Of course parent involvement and carry over is great! It’s so important and empowering for parents to know what we therapists are doing and why. And there are loads of things we can hand over to you for carry over, but these are things like “talk to your kid whenever you have the opportunity”, “read story books together, because it’s great for shared attention and vocabulary!”, or “play peek-a-boo, because it’ll help teach turn taking”. None of these are THERAPY; they are most likely things parents are already doing. And more importantly, they aren’t assigned as homework.
    My (adult) brother has Down Syndrome. And sure, as a therapist I see lots of opportunities to provide corrective feedback while we’re together. But I don’t.. Because my relationship with his is that I’m his little sister. I’m not his therapist. And being a sister (or being a parent) is soooo much more important than being a therapist.
    You are doing such a great job being these little girls’ momma! xx

    • I’m so glad you know the difference between sibling and therapist! I’ve seen some siblings who frankly creep me out with the way they’re always “helping” their sibling.

  8. I read the description of the Ohio early intervention model with complete recognition. Where I live (Victoria, Australia) it’s even more “cost effective” – one therapist comes out and brings handouts to help you learn and do the therapy of the different disciplines. (This will be changing in the next couple of years as a new system comes in.) I spent the first two years that my son was home getting increasingly frustrated with the system, and feeling like I was failing because I wasn’t doing everything (we also had weekly medical appointments at that stage, so there was also that filling up my available brain cells and time.) I had a bit of a breakdown similar to yours one day, and sat there going “I just want to be ‘mum’. Not a ‘premmie mum’ or ‘medical needs mum’ or ‘special needs mum’, just ‘mum’.” And then I realised that to my son that was all I’d ever been, whether I was getting the therapy done or not. And for whatever reason that helped me take a step back and stop stressing that I hadn’t managed to get him to do any tummy time that day.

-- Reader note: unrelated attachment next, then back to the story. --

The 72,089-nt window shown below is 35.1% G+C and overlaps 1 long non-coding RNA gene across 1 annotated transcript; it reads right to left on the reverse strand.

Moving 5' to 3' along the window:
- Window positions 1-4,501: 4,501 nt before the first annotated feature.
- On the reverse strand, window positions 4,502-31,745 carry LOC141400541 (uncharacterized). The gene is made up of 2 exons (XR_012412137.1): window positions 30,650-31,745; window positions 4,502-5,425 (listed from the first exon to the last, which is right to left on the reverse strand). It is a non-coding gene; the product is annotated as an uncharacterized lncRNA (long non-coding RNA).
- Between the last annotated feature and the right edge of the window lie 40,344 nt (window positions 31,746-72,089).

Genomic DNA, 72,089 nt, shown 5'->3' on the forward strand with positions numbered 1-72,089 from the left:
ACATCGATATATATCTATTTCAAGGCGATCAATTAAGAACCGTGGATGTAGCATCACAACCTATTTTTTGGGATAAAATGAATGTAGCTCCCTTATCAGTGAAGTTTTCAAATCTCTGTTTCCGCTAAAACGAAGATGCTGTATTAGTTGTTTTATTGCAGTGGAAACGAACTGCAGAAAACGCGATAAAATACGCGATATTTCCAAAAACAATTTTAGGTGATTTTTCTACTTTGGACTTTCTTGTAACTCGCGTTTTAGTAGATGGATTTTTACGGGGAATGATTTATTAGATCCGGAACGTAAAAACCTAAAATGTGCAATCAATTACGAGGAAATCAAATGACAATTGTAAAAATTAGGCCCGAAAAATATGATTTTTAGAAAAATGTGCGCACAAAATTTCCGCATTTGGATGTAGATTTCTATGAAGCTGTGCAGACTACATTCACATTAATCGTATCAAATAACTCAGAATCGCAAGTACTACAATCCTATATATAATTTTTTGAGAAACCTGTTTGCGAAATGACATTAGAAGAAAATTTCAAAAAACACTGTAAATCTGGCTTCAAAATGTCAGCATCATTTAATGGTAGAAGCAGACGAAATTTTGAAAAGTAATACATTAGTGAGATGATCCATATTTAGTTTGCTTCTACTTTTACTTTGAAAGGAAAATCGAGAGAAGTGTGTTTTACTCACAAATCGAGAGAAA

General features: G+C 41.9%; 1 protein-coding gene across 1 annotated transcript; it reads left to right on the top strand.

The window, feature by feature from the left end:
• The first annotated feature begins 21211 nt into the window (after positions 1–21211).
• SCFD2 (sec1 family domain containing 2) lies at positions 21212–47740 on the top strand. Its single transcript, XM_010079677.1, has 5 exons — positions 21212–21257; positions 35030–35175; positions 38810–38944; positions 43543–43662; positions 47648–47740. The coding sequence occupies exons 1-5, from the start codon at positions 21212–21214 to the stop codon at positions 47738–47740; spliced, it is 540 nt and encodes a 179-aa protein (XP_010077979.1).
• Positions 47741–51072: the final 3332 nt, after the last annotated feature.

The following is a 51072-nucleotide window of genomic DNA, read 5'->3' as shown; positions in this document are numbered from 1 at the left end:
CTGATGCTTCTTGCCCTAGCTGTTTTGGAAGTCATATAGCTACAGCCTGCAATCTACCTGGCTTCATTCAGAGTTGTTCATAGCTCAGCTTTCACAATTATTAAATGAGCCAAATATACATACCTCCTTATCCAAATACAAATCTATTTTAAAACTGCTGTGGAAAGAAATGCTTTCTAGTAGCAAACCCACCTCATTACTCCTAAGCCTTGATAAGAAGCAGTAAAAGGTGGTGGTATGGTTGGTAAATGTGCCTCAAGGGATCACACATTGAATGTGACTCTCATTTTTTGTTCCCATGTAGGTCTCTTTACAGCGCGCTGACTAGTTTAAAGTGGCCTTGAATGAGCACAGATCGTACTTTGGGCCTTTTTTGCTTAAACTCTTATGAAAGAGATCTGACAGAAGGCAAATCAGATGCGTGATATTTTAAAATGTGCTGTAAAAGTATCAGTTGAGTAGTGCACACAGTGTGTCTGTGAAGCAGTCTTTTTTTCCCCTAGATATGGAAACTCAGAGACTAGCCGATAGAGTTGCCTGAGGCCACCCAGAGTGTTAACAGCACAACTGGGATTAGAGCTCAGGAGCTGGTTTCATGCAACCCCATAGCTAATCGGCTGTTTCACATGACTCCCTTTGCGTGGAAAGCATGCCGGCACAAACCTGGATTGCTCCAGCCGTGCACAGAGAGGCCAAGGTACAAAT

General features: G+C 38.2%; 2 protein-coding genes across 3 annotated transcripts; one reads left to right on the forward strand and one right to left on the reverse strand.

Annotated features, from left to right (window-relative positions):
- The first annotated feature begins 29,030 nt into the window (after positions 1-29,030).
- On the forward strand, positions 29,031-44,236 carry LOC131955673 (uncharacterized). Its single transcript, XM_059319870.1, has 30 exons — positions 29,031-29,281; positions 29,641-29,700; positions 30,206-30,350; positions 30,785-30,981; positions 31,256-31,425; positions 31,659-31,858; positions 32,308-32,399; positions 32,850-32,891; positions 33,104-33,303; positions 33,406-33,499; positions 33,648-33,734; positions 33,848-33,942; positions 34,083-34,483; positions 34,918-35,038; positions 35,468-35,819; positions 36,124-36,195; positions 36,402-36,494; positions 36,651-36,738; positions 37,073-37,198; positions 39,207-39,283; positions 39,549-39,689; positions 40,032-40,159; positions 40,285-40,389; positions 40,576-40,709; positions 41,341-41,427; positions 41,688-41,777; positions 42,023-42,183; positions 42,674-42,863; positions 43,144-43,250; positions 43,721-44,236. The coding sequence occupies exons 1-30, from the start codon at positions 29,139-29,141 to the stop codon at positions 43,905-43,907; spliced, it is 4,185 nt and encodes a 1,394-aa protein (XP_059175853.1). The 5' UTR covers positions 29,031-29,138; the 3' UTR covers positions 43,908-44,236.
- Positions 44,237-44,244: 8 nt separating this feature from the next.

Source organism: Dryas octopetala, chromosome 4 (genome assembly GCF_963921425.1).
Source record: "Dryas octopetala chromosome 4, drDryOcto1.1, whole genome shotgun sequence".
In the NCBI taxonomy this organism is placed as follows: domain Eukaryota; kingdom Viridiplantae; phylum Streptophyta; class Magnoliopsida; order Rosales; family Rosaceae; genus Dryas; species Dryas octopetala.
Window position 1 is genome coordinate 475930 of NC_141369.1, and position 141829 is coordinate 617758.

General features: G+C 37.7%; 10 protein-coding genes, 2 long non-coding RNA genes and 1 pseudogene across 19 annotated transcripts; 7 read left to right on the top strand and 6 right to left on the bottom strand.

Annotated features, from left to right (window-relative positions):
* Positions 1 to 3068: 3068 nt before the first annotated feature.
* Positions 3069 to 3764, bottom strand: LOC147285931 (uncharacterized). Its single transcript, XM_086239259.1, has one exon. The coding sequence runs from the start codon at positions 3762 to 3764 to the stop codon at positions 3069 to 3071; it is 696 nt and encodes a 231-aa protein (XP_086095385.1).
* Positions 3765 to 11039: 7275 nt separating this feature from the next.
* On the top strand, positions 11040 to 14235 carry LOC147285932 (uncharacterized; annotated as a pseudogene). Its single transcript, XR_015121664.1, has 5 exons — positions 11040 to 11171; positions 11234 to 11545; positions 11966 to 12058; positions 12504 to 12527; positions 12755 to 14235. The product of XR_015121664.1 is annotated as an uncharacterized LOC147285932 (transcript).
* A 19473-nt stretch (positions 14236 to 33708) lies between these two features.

• And to say it again… how devaluing of therapists’ training it is to suggest that a tired and perhaps desperate parent can be taught to do what the therapist was trained to do, in the course of a few instructions. Absurd.

      • In total agreement with you there. It annoys me incredibly that it’s assumed that allied health disciplines can essentially crossover in a way that is not assumed for medical disciplines – no one asks an oncologist to put in grommets as a somewhat random example. Why you would think a speech pathologist could double as a physiotherapist s beyond me.

  9. You have just spoken a voice of peace into my life. I’ve been so incredibly overwhelmed and afraid of failure for the last 11 months of parenting my daughter. Thank you.

  10. Wow. That is beautiful. I am an ei therapist and we operate under the coaching model ie the first model you encountered. That being said I work with amazing ladies and I think we all do a really great job of reading families and knowing when to coach vs when to listen vs when to “play” with the baby. It is a difficult process and baffles my mind that it is a different process in every state. The early intervention and special education system continues to need some serious help. Thank you for sharing your experience. I will forever keep your words in my head. You are amazing advocate for your daughter.